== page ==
Veterans Discharged For Misconduct Often Suffer From Mental Health Illnesses

A federal report has found that 62 percent of military personnel discharged for misconduct from 2011 through 2015 had been diagnosed with mental illnesses that could have caused their behaviors. The Government Accountability Office (GAO) report concluded that the military failed to follow policies designed to prevent inappropriate discharge of service members with Post Traumatic Stress Disorder (PTSD) and Traumatic Brain Injury (TBI). The result is many veterans received less than honorable discharges, making them ineligible for health care, disability benefits, or education aid from the U.S. Department of Veterans Affairs (VA). The GAO said 57,141 service members discharged for misconduct had been diagnosed up to two years before their release with conditions that included: PTSD, TBI, adjustment disorders, alcohol-related and substance abuse disorders, depression and anxiety. The conditions, which the GAO called “signature wounds” of the Afghanistan and Iraq wars, can affect moods, thoughts and behaviors and may trigger activities such as drug use, insubordination, absence from the military without permission, and crimes, the report states.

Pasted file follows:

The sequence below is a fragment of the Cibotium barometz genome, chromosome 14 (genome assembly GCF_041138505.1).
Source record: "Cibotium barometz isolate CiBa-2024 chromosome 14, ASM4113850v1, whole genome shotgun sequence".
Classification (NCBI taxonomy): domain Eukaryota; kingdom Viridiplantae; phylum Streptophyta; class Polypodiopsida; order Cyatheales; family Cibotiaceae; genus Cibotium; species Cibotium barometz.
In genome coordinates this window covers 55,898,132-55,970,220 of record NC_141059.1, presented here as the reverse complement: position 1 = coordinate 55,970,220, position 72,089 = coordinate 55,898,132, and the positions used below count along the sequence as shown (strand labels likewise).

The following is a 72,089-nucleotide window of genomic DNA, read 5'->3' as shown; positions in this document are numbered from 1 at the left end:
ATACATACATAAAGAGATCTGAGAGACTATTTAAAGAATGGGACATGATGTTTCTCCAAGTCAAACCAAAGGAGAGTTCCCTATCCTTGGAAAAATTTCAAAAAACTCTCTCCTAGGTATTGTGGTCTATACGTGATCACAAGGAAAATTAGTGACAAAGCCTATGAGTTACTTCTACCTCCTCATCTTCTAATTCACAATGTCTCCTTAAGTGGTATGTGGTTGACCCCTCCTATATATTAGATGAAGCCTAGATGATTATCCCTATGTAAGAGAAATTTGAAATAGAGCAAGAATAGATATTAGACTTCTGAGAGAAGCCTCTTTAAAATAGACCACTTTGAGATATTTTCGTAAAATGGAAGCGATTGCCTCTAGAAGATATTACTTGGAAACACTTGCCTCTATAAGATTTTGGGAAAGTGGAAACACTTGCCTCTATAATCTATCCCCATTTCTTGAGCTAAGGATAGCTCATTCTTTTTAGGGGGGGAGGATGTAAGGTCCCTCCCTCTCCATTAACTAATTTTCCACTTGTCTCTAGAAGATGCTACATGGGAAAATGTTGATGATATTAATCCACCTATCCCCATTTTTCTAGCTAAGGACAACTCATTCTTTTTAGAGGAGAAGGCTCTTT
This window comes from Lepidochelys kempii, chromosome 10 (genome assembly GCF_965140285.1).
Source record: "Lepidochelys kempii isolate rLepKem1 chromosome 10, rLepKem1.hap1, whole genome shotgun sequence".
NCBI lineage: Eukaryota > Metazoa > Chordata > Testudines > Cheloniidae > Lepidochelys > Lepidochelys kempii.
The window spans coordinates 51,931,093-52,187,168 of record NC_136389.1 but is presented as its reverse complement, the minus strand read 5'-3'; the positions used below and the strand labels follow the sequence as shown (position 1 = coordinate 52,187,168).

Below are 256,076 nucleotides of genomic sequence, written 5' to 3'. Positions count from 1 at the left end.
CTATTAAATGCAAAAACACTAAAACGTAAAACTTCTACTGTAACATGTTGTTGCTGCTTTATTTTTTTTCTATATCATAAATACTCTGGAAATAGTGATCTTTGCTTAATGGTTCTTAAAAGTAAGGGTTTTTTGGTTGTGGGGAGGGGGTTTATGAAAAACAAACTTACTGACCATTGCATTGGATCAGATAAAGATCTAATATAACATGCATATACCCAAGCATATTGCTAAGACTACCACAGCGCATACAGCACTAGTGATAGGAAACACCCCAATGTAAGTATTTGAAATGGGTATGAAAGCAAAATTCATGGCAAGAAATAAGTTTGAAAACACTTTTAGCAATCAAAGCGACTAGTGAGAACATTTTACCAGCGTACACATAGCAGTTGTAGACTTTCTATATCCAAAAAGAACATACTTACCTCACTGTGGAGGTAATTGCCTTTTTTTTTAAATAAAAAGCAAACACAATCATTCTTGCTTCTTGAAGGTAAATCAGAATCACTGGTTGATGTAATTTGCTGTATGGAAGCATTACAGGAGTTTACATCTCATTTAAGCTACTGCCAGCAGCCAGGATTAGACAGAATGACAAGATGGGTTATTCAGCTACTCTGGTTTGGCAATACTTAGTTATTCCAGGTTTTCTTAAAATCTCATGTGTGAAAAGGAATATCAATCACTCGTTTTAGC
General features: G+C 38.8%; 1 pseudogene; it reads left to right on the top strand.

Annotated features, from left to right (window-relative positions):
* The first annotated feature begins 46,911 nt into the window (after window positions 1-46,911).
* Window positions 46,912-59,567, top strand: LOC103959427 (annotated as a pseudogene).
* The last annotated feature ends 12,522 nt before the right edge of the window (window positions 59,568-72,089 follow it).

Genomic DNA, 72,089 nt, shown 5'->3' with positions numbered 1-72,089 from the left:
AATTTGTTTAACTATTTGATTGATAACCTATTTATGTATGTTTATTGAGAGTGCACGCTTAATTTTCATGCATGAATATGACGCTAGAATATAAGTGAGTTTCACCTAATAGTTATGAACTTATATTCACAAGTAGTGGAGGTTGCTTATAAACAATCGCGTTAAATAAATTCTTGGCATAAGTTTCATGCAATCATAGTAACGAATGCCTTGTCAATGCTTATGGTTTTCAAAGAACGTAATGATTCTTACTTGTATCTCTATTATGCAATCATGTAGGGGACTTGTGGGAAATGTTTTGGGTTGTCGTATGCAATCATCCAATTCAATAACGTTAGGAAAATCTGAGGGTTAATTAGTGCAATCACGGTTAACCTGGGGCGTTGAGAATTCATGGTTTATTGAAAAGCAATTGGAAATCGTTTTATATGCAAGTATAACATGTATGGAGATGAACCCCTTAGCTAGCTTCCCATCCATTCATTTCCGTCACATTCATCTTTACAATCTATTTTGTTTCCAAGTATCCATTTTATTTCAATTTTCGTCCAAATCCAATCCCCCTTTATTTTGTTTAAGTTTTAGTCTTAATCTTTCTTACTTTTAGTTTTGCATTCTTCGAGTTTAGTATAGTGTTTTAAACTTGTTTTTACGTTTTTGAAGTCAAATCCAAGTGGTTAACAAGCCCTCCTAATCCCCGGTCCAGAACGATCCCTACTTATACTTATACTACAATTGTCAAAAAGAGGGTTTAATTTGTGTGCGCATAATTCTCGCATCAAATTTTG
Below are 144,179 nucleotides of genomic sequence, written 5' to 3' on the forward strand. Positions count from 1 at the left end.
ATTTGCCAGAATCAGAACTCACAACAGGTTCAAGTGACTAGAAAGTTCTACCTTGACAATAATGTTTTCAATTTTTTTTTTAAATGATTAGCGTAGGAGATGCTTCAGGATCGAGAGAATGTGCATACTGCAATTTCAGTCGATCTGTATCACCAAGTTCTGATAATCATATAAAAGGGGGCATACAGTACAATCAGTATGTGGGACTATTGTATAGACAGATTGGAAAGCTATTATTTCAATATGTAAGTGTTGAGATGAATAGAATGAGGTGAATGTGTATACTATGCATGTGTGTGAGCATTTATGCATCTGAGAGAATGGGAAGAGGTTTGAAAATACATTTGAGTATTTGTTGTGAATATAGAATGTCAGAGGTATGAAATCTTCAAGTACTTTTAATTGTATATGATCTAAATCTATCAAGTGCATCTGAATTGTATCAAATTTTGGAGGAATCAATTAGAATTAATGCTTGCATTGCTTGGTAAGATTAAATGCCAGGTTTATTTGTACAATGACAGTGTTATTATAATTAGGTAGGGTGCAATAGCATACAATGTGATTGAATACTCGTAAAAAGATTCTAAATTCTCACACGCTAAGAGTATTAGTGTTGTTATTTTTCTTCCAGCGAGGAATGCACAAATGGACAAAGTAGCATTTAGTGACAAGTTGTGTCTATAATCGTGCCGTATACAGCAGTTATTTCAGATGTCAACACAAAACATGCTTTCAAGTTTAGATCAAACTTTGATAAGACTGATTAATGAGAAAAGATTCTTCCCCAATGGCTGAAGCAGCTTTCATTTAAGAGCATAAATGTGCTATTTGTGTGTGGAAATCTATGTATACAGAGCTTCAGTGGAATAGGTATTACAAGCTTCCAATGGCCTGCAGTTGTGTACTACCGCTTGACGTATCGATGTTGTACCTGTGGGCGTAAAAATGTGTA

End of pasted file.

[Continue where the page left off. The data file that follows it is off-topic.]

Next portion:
CT Veteran Sues To Upgrade Thousands Of Army Discharges Nationwide

A Connecticut veterans’ leader Monday filed a federal class-action lawsuit on behalf of Army veterans nationwide who, like him, were given less than honorable discharges for behaviors later attributed to Post Traumatic Stress Disorder (PTSD). Stephen Kennedy of Fairfield, a lead plaintiff, is a decorated Army veteran and a founder of the state chapter of Iraq and Afghanistan Veterans of America. In the suit, he claims the Army isn’t following a Pentagon policy to make it easier for veterans with PTSD to upgrade their discharge statuses. The suit, filed in U.S. District Court in Bridgeport, is asking the court to order the Army to properly apply the policy. Issued by former Defense Secretary Chuck Hagel, the policy directs military review boards to give “liberal consideration” to veterans whose service-connected PTSD is diagnosed after discharge.  A second plaintiff, Alicia J. Carson, a former Connecticut resident who was in the Army and the National Guard and now lives in Alaska, is also named in the lawsuit.